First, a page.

A project intake and prioritization process gathers input from stakeholders at the onset of a project using straightforward criteria to guide decisions about the project. By the end of the process, you will be able to determine which requests get done and which do not---with a defendable rationale for why.
Another new project is coming your way. Questions start to pile up: who’s going to handle this, how will it be handled, what is the end goal, when does it have to be done, what about that other project, etc., etc.
Is there any methodology to get a handle on this? Yes. (Whew.)
Recently we blogged about the benefits of using a helpdesk management tool to track tickets being reported and worked on by IT folks. Occasionally, someone reports an issue to the helpdesk that is a full-blown project, and not just a simple ticket. A project is recognizable because it may involve multiple people or different departments to coordinate and a higher level of effort to resolve. Some organizations set a threshold for the minimum level of effort that categorizes work as a project, rather than a task. For some associations that might be as low as 20 hours; for others 100 hours is the norm.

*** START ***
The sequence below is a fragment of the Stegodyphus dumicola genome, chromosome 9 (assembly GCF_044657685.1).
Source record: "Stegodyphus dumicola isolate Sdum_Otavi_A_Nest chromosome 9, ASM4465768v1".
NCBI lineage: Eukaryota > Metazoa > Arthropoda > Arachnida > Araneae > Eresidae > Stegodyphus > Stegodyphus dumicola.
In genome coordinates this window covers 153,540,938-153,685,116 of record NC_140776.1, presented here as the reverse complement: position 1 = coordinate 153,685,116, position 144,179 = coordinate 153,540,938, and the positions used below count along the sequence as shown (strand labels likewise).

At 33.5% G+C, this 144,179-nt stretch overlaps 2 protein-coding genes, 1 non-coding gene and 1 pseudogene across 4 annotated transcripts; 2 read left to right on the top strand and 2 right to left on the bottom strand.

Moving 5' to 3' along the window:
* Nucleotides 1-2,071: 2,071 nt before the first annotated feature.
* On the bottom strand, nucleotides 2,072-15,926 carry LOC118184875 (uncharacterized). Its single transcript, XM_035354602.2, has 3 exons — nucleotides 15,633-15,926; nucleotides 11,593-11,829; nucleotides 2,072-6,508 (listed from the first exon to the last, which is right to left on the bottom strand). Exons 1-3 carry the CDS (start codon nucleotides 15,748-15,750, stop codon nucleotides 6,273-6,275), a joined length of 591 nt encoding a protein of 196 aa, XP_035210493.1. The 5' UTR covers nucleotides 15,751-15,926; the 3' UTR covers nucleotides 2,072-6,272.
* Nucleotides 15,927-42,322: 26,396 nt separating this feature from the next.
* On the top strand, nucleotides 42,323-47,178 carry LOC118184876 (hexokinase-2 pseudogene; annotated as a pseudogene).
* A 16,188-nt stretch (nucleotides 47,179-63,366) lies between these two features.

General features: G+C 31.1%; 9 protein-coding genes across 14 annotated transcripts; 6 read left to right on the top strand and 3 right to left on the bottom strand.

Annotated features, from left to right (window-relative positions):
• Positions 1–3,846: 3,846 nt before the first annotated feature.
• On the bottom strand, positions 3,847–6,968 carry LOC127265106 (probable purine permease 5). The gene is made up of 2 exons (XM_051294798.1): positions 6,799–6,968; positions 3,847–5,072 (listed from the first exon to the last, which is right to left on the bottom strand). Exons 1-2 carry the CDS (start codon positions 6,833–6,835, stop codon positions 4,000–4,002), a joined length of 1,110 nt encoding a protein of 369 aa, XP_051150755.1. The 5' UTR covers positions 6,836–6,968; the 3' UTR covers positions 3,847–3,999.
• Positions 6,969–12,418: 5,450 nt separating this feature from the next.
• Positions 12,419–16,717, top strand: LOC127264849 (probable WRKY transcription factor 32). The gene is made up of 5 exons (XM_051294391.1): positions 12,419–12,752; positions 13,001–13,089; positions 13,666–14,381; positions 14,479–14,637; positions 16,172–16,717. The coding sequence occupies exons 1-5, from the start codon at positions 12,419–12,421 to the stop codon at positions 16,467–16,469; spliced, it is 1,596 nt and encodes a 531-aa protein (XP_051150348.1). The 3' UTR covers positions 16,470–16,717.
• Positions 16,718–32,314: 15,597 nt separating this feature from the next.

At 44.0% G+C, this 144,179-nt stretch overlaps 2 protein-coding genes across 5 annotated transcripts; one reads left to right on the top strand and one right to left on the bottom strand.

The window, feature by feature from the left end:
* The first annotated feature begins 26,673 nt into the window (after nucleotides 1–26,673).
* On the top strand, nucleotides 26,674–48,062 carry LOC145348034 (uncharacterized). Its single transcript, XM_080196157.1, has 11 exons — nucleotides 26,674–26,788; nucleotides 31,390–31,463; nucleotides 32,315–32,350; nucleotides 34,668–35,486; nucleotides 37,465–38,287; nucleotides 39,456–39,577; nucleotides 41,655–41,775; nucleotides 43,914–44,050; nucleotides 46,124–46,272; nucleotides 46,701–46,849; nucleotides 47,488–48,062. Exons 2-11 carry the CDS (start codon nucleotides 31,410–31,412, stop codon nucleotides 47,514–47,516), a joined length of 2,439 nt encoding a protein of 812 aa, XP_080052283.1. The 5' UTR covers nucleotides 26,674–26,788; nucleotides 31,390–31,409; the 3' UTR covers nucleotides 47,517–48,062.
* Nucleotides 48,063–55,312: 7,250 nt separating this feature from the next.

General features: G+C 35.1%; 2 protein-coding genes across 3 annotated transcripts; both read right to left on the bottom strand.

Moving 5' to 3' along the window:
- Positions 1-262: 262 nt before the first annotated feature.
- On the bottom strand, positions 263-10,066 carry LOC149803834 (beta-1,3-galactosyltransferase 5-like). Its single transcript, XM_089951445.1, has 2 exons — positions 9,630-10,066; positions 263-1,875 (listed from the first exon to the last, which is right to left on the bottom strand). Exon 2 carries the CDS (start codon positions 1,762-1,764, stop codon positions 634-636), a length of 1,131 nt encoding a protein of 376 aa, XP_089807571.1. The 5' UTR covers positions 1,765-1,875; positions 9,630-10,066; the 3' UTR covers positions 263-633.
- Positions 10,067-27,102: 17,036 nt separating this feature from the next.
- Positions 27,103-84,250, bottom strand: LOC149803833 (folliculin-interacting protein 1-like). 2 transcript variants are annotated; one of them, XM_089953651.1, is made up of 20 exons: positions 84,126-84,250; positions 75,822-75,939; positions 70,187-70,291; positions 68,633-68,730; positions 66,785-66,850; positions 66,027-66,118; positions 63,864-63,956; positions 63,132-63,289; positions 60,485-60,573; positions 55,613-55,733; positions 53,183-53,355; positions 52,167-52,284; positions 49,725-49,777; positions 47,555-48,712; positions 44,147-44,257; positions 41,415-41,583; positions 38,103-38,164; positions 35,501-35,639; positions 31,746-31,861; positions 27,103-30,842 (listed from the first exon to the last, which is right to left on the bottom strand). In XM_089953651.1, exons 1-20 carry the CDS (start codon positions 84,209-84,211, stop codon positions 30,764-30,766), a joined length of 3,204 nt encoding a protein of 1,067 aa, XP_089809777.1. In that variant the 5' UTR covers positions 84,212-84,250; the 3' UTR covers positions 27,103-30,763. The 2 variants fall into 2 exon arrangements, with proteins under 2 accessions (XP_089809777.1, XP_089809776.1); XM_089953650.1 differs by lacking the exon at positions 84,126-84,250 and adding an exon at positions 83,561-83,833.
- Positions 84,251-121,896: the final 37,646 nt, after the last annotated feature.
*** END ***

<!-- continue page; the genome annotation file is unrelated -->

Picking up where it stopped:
When a new project is suggested, how do we decide if or when it gets resourced and scheduled? Intake processes ensure IT is working on the projects that are the most important and valuable to the business.
Many IT leaders, especially those who are not included in the senior management team, feel they don’t have the scope of authority to decide which projects to resource and which to defer or cancel. Involving stakeholders in the intake and prioritization process alleviates this possible roadblock to the success of the project.
The process doesn’t need to be overly formal to be effective. Ideally, it should occur at least annually in tandem with the budget planning process. In larger organizations with more staff, it should occur on a regular basis and be revised as circumstances change.
Establishing controls and oversight during project intake ensure:
Standardizing project intake is a first step in building the overall project portfolio management capabilities. Ensuring effective stakeholder communication at each stage of the process is vital. To do this, follow these steps: